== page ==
David Hammond, a corporate communications consultant and food journalist living in Oak Park, Illinois, is a founder and moderator of LTHForum.com, the 8,500 member Chicago-based culinary chat site. David is a regular contributor of restaurant reviews and food-related articles for Chicago Tribune, Chicago Sun-Times, TimeOut Chicago, Local Beet, and Chicago Reader, which published his seven-part guide to regional Mexican food in the city. He has also contributed food writing to blogs such as the Local Beet and Grubstreet Chicago. With his friend Michael Gebert (creator of Sky Full of Bacon video podcasts), he hosted a cable documentary on Hispanic chow at Chicago's Maxwell Street Market,and has just completed working on a video about Taste of Melrose Park. A returning guest on WLS and WGN AM radio, David produces the "Soundbites" series on the James Beard-nominated Eight Forty-Eight (Chicago Public Radio, WBEZ, 91.5FM); these radio pieces examine how Chicago chefs use sound in their kitchens; listen here: http://tiny.cc/QpCTA. David was featured on "Good Morning, America," "Chicago, Tonight," and Nippon TV when he developed recipes for preparing seasonal cicadas, which invaded Chicagoland during the spring of 2007. More information, including writing samples and bug-cooking videos, can be found at www.dchammond.com.
Carnivore opened late last summer, and we've been there a few times to pick up meat and fish. The boys at Carnivore now also offer lunch. Stopping in for a sandwich is a good way to sample their hand-crafted wurst.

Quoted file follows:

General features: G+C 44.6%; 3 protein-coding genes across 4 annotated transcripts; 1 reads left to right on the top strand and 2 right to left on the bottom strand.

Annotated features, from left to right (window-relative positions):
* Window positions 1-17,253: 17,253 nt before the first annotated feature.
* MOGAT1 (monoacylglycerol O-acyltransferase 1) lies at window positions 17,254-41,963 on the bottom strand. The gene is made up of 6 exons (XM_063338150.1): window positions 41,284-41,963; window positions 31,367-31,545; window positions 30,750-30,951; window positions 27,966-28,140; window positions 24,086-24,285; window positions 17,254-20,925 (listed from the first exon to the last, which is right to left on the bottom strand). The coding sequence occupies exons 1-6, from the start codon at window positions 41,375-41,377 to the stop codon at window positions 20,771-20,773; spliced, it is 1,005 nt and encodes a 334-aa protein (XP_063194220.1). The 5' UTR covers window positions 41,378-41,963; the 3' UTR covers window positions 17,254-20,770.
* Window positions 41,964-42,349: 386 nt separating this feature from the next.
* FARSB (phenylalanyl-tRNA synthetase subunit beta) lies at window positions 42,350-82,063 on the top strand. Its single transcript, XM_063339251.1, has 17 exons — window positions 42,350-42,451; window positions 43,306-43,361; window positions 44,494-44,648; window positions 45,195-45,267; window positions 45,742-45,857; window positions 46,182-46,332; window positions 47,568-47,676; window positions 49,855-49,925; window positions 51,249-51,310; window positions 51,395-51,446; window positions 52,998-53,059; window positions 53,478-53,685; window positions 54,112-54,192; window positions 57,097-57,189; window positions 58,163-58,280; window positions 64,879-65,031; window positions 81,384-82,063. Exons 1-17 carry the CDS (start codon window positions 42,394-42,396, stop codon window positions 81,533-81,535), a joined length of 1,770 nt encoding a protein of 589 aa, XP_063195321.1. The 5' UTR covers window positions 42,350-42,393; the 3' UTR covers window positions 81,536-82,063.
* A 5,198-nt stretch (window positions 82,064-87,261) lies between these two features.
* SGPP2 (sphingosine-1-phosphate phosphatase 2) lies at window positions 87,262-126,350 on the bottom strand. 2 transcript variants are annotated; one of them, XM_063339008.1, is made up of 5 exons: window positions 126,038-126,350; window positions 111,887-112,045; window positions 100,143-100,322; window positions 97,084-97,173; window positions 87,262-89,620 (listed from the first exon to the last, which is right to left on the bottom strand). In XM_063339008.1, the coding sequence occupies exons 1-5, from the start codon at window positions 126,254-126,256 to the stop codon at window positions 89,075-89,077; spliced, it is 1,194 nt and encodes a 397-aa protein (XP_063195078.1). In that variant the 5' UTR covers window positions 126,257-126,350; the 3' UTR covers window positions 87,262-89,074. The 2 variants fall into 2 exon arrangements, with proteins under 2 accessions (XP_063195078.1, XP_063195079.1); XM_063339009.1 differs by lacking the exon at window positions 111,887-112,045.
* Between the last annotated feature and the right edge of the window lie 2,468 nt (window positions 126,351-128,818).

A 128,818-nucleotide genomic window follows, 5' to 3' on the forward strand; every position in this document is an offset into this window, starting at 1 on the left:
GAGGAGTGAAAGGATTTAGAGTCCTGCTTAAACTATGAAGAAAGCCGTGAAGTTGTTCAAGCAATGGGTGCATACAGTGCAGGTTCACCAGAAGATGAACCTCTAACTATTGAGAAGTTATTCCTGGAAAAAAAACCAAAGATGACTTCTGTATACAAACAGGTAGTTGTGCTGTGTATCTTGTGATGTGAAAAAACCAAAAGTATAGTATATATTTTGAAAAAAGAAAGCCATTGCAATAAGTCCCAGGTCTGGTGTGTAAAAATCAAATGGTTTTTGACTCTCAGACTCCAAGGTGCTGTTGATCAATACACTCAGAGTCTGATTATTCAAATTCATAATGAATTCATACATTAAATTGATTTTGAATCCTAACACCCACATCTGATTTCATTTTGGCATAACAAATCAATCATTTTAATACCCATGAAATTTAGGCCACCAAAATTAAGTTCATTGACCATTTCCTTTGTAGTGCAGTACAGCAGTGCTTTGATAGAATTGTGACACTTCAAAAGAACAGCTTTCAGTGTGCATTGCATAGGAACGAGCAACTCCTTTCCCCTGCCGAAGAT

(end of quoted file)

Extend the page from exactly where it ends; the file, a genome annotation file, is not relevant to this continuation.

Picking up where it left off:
Strolling by the newly opened Suburrito (1053 Lake), I glanced at the menu and spotted morisqueta, billed as a specialty of Michoacán, a Mexican state to the west of Mexico City. Morisqueta. Hmmm. If I don't recognize a menu item, I want to eat it. So I had to have the morisqueta for lunch.
I am not judging those people who supported Trump, nor am I judging supporters of Clinton or Sanders who are also venting their anger over what they may feel was a rigged election. What I am doing is taking every opportunity to be particularly friendly and polite toward my fellow citizens. If someone cuts me off in traffic, I swallow my impulse to shout out a suggestion as to what he or she can do with him- or herself. If someone holds the door for me, I make a point of smiling and thanking them. If I catch the eye of a stranger while we walk down the street, I tip my hat.
Last week, I ordered lunch through Uber Eats from Pancho's Cuisine in Riverside. I got a jibarito, a Chicago-original sandwich, first popularized in the Puerto Rican neighborhood of Humboldt Park. The jibarito is constructed of two smashed planks of plantain, fried and filled with meat, lettuce and tomato. This is a food I'd never make at home, so it was cool to have it delivered to my door in a reasonable amount of time for a reasonable price.
The Strange Foods Festival exemplifies one of the main reasons, aside from appetite, that I like food: it brings people together. When you take the plunge to eat a food from another culture, you're connecting with that culture. And in our current climate of divisiveness, anything that brings people together is a good thing.
St. John Evangelical Lutheran Church 305 Circle Ave, Forest Park Sunday Worship 8:30am & 11:00am Adult Bible Class & Sunday School 10:00am Wheelchair Access to Sanctuary Leonard Payton, Pastor Roney Riley, Assistant Pastor 708-366-3226...